I've been thinking about the power of a random comment on a blog post to engender what resulted in an exercise in public theology. It started with a comment I made on the controversy around Melissa Harris-Perry's recent "Lean Forward" ad.
The story of the prodigal is about God's ever expanding grace, a grace that will offend our sensibilities and our collective sense of fairness. God's grace cares little for our reputation in this world.
Jesus' summons to repent is not escapism or a minimization of life's hardships. It means coming to discover God as the source of sustenance, belonging, meaning and hope in this difficult life and into future existence.
Just as Jesus refused to let the devil tempt him with Scriptural Literalism in the first century wilderness, we must resist the same temptation in the 21st -- because it makes no more sense now than it did then to take the Living Word of God and misuse it as the Literal Words of God.
In a world where climate change is evidenced in super storms, wildfires, heat waves, droughts and floods, it is urgent that people of faith return to our first responsibility of being stewards of the world in which we live.
When we extend generosity and justice to others, it alters our relationship to them. Especially when those "others" are foreign to us. Hospitality has ways of making the people who receive it come inside and stick around, whether we really want them to or not.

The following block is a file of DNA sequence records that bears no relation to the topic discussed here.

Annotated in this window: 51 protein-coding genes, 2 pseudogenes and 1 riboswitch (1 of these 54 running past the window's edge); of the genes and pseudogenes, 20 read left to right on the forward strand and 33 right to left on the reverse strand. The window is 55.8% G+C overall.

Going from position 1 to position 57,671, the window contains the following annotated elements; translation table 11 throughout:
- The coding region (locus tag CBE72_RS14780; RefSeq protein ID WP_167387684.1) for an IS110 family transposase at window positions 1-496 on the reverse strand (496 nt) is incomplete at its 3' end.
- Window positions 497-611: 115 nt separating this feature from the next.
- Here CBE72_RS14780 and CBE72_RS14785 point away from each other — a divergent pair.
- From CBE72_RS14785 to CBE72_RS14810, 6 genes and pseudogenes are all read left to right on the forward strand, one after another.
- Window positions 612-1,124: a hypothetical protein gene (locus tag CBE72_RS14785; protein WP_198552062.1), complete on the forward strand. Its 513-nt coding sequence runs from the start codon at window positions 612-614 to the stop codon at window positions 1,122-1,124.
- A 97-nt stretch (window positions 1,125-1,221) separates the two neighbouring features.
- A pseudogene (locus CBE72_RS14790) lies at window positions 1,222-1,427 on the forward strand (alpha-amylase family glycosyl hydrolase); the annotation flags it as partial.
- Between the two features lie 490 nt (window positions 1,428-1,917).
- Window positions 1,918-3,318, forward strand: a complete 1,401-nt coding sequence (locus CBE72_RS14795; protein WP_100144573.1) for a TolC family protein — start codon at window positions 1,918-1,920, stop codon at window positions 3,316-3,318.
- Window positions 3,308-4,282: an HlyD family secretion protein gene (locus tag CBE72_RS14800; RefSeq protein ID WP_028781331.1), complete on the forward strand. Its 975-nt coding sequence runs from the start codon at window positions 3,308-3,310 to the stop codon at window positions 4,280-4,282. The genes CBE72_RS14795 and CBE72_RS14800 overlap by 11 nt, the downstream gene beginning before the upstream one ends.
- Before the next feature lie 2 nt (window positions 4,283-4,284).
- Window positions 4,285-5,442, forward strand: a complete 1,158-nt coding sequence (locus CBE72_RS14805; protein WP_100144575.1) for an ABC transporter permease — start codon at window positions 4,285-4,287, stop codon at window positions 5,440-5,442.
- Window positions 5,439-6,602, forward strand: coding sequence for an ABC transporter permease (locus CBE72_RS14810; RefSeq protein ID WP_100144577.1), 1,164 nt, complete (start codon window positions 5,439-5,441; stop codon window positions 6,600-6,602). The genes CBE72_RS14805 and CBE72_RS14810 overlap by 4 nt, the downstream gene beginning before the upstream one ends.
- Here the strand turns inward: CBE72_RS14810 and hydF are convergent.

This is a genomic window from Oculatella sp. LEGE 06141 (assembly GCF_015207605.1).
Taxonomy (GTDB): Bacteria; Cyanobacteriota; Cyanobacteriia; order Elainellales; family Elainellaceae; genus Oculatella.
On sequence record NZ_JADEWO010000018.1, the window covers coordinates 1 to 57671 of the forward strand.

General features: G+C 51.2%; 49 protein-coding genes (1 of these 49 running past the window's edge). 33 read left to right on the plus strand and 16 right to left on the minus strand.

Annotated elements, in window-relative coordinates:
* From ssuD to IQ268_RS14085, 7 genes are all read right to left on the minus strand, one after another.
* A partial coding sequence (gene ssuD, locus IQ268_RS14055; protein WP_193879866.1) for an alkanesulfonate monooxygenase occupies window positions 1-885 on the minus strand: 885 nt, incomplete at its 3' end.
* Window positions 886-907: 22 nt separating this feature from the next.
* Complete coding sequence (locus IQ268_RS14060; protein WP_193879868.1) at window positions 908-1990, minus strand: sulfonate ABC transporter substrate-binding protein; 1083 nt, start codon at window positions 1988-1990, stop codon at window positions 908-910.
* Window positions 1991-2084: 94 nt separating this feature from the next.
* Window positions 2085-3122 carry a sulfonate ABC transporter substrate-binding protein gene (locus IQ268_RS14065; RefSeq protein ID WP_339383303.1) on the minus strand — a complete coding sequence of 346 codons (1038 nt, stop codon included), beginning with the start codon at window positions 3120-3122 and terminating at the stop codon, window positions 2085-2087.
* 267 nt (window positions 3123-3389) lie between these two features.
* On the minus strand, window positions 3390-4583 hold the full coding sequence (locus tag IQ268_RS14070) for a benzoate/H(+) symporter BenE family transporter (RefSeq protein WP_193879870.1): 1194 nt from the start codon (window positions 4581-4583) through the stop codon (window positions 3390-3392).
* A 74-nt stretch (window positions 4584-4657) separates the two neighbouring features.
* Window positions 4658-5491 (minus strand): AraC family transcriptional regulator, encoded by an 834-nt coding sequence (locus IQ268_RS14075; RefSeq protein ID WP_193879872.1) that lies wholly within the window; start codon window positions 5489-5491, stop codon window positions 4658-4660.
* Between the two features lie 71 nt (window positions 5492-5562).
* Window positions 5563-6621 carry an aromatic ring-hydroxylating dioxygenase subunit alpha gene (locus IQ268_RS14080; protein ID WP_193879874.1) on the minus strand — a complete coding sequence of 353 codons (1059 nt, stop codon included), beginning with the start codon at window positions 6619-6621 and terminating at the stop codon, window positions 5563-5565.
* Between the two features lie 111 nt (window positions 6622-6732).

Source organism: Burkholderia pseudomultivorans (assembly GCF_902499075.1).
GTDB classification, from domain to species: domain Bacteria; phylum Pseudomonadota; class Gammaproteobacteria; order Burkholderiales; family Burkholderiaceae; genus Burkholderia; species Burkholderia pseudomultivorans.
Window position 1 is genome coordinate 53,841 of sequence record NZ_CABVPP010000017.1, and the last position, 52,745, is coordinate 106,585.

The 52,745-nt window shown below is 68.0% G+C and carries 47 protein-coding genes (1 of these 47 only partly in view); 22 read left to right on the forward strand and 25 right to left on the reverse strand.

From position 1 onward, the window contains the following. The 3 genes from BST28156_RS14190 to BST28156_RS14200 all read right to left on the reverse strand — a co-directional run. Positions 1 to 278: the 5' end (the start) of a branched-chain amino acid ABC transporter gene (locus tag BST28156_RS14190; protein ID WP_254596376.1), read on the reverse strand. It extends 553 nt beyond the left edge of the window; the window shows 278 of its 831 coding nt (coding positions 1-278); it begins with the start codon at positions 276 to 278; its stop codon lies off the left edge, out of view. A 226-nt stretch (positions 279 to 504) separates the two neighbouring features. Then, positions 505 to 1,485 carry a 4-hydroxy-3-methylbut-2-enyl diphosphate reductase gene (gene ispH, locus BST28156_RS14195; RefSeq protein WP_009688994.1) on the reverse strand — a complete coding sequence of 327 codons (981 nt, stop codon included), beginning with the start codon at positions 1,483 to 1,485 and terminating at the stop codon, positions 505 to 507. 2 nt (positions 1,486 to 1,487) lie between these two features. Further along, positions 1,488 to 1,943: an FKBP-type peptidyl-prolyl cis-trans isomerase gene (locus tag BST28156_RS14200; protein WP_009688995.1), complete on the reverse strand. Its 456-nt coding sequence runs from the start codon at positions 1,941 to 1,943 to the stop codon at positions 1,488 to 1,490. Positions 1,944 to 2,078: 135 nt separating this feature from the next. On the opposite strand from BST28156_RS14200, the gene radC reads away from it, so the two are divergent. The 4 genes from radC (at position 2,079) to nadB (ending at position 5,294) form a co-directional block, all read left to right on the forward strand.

Certain Christians seem compelled to speak for God in disorienting moments like these, and the results are frequently terrible. The rest of the church has a responsibility to get angry and repudiate such statements.
There I was, making our end-of-year donations to charities and development organizations, when I heard the voice of John the Baptist, sardonic and insistent: "You brood of vipers! Who warned you to flee from the wrath to come?"
We see other people fulfill or seek to fulfill their desires, and a kind of craving is born for the same object the other wants. This is why television advertising works. Desire is born from a concrete witness.
What would Jesus do at the Masters? For Luke, the story of Mary and Martha is the answer to that question. While the reception history of this text has relegated it to the kitchen, the original intent of Luke was much more revolutionary.
Within this text of love and support for a child, we unmistakably hear the note of justice sounded clearly. Indeed the rising and falling of many has and will occur in terms of their treatment of children.
If there is a war on Christmas, it is not being waged by Walmart and Target. If there is a war on Christmas, I think the assault is both more subtle and more pernicious than perplexed conspiracy theories.
Angels direct, as it were the narrative traffic of both those infancy stories but there is one very special case of angelic intervention found only in Luke. This involves not just a single angel but the entire heavenly choir who descend to earth...
Perkins asserted, first, that Jesus meant this parable to be a positive example for his followers; and second, that the parable demonstrates that Jesus supported unrestricted, free-market capitalism. He was wrong.